Finally for a little bit of nature to finish off this article here is a film shot by Dan Eckert using a Camtrac which is a dolly used to transport a camera for super-still shots. I don’t think Dan could have done much better with this almost-$2000 piece of kit (though you can get cheaper versions for much less on eBay) as he puts it through its paces in Death Valley, California.

Have you seen any good motion time-lapse or hyper-lapse videos recently? Have you tried creating your own with Google Street View? Fill us in on the details in the comments, below.

  1. 2Sheds
    June 23, 2013 at 4:03 pm

    Thanks for this interesting and informative post.

    For other examples, I know this partially reflects my home town bias, but I've always found this to be a stunning work:

    "City Rising" (Toronto Timelapse)
    from Tom Ryaboi

    The sound track is also tremendous.

    • Tim Brookes
      June 25, 2013 at 3:52 am

      Magnificent! Thanks for sharing :)

  2. pettypoh
    June 6, 2013 at 12:32 pm

    tried doing one in 2012, you can see it here hope you guys like it =)

    • Tim Brookes
      June 6, 2013 at 10:50 pm

      Hey that was really good, thanks for posting!

      • pettypoh
        June 23, 2013 at 3:59 am

        thanks tim, btw i just completed a new timelapse featuring "gardens by the bay" in Singapore - - do take a look and let me know what you guys think

        • Tim Brookes
          June 25, 2013 at 3:47 am

          Again - very interesting! And a beautiful city. My parents went last year for a short stop-over and they were amazed by it. I've been through Changi airport twice but I've still not seen the city - it's on my to-do list!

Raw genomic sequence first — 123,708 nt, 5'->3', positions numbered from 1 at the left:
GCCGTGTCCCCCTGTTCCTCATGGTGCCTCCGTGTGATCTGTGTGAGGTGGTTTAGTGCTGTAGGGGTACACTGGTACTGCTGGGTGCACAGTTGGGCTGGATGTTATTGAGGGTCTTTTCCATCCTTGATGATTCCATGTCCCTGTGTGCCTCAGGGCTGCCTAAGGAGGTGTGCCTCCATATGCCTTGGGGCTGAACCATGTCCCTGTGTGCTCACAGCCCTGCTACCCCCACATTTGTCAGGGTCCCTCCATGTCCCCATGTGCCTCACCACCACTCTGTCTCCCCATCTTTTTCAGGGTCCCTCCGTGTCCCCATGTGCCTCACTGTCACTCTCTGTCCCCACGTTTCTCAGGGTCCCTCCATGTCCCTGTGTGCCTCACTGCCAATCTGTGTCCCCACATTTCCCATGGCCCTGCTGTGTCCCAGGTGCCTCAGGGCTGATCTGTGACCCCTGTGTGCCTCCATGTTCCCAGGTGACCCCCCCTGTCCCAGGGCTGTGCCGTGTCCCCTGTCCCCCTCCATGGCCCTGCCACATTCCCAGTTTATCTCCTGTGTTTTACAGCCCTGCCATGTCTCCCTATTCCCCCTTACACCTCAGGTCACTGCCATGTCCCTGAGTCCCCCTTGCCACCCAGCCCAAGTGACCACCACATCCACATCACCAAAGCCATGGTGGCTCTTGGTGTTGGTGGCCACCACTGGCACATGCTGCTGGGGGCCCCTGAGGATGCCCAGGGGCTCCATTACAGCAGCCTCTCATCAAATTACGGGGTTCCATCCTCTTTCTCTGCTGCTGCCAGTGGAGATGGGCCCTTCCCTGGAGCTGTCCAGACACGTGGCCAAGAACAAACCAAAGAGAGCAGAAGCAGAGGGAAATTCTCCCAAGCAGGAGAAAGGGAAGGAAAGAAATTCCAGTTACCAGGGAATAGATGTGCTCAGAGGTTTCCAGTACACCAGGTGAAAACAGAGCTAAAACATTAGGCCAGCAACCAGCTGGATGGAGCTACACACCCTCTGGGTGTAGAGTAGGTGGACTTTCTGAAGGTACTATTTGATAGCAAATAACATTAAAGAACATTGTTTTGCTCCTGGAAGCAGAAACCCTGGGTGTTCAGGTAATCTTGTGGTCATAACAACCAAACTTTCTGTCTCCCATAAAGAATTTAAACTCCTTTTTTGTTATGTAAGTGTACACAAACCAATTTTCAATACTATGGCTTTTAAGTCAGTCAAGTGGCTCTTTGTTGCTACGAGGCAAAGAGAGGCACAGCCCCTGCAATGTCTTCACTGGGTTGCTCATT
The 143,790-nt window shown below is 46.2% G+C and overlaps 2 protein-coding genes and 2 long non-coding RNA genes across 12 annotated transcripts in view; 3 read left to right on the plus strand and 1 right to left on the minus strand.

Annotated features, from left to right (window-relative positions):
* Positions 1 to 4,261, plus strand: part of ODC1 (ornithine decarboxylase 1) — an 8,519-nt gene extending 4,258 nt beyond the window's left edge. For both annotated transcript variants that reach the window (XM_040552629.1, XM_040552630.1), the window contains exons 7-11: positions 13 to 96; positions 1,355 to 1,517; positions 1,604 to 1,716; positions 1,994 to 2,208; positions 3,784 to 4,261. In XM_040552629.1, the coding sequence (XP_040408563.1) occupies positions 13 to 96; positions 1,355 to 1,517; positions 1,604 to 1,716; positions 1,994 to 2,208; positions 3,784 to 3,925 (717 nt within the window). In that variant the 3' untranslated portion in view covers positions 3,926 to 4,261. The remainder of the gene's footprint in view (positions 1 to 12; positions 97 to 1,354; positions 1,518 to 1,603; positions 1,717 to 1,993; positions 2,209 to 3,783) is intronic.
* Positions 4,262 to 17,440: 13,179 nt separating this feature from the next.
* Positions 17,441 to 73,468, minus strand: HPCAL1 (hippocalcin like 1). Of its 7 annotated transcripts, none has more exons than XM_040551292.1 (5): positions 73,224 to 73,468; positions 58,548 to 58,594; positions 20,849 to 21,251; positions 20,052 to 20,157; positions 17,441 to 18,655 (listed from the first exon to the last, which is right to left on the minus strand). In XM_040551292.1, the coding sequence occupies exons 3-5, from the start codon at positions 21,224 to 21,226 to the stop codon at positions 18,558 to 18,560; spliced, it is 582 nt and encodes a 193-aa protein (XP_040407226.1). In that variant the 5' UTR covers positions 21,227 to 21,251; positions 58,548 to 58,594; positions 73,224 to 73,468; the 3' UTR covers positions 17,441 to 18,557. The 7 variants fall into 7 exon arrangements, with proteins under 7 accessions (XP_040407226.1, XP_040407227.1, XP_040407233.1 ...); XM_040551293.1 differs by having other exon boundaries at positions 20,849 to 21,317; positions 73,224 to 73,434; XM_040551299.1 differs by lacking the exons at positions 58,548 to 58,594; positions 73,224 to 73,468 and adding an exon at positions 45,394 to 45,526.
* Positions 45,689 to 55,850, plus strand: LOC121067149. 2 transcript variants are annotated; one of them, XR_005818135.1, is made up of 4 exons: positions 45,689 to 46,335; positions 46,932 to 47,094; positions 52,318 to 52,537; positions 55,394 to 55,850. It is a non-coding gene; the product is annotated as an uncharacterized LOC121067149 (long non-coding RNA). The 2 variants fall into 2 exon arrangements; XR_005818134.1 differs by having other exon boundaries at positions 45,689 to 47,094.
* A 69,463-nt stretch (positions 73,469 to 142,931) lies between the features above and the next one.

• null
          June 25, 2013 at 3:56 am

          hi tim, you have my email, drop me a line when you are thinking of coming to singapore =)

  3. Jay M
    April 30, 2013 at 3:33 am

    Thanks for the article! Is there a way to save the Google Street View hyperlapses I choose? It's great to choose and see them, but it'd wonderful to save and edit them.

    • Tim Brookes
      April 30, 2013 at 4:09 am

      I've not actually found a way to do so, no - which is a shame. I'm not sure where the legalities lie (I'm guessing the guys who created the tool feel the same) as Google own the images but are generally quite relaxed about people doing things with a lot of their products.

      If you do find a way then please do share it with us, though!

  4. OussamaTBB
    April 24, 2013 at 11:56 pm

    this is a great article ^^
    I was interested in photo lapse years ago but didn't know the name :D
    then I stumbled on the name here in and I downloaded the Android app called "Lapseit" it's perfect ...give it a try ;)
    thanks for the great efforts spent on spreading such huge much of infos
    keep it up

  5. Uzair Ahmed
    April 23, 2013 at 6:36 pm

    I saw the Google Street-View Hyper-lapse video a few days back and was completely blown away! This is absolutely amazing. Thank you for other videos too!

  6. Chris Marcoe
    April 23, 2013 at 3:46 pm

    This will definitely be getting a look from me. It sounds like a great little piece of software.

  7. Nevzat A
    April 23, 2013 at 4:48 am

    This is a very interesting technology and it's amazing to see as ordinary people can use it with their phones and software. Hi-tech in our hands!